As you may have read in Accountancy Age (17 May), the UK government has blocked a proposal put forward by the European Commission, and supported by all the other member states, to tax the supply of digitised products to consumers in the EU from suppliers established outside the Union.
The proposal would have meant that suppliers of digitised products such as music, computer games, films etc. established in, say, the US would have had to register for VAT in the EU. However, the proposal was a unilateral measure proposed by the EU alone and was unenforcable in practice.
The UK’s secret counter-proposal was that it would be better not to levy any VAT on digitised products supplied over the internet during a transitional period which could last up to five years. If adopted, the proposal would mean that all supplies of digitised products downloaded over the net would be free from VAT irrespective of whether the supplier was established in or outside the EU. Such a move would largely mirror the position on US internet sales.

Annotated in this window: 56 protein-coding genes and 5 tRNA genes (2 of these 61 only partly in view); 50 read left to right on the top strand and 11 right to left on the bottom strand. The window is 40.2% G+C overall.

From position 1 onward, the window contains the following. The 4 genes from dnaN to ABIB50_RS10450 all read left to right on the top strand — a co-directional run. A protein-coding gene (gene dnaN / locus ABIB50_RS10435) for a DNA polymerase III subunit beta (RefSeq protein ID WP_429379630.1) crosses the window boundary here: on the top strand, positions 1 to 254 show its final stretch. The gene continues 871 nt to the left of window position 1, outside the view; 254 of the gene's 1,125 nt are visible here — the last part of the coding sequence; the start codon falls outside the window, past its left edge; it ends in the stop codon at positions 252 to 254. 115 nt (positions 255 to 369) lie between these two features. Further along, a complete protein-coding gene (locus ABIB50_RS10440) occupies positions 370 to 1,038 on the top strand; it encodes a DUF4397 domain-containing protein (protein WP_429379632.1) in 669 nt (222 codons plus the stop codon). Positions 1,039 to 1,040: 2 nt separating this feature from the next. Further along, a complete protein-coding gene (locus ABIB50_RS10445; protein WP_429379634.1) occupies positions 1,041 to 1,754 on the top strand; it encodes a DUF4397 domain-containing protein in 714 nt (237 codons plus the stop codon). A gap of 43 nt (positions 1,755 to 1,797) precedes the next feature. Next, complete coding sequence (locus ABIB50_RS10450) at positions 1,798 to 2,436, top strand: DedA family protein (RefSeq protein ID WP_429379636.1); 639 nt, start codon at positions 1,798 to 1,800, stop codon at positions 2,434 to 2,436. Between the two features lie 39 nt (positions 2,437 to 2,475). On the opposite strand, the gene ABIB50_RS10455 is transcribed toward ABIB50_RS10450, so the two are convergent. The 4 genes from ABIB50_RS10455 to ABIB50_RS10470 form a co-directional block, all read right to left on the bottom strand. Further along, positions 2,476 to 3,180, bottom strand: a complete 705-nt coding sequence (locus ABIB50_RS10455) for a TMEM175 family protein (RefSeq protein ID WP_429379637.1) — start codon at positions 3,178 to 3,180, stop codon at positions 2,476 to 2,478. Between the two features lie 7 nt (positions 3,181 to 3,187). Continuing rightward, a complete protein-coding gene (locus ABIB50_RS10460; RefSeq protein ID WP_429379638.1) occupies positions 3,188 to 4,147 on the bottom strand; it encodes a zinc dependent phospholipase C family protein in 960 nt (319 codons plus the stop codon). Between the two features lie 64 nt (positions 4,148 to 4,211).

Most EU member states are likely to reject the proposal because it has one major drawback: reduced revenue. But that is a short-sighted view and the proposal has a number of very positive features. It would help businesses in the EU by achieving a level playing field between EU and non-EU suppliers of digitised products. It would also provide a positive boost to e-commerce and the use of the net in general, which is in line with public policy in most member states. Lastly, it would give more time for the EU and the OECD to work together to develop a global and enforceable solution to the taxation of e-commerce.
Given all of this why has the UK taken so long to publicise its proposal?
Having rejected an idea which was clearly unworkable in practice, and put forward a much more practical and far-sighted solution, why has Gordon Brown waited until this week to make his views known? Perhaps the imminence of the general election and the possibility that this might have been seen as a controversial tax proposal led to an uncharacteristic outburst of shyness. This is a pity since this is a radical and welcome solution to a problem that the Commission and the other member states have deliberated over for nearly five years without any noticeable progress.
– Tony McClenaghan is partner in charge of indirect taxes at Deloitte & Touche.
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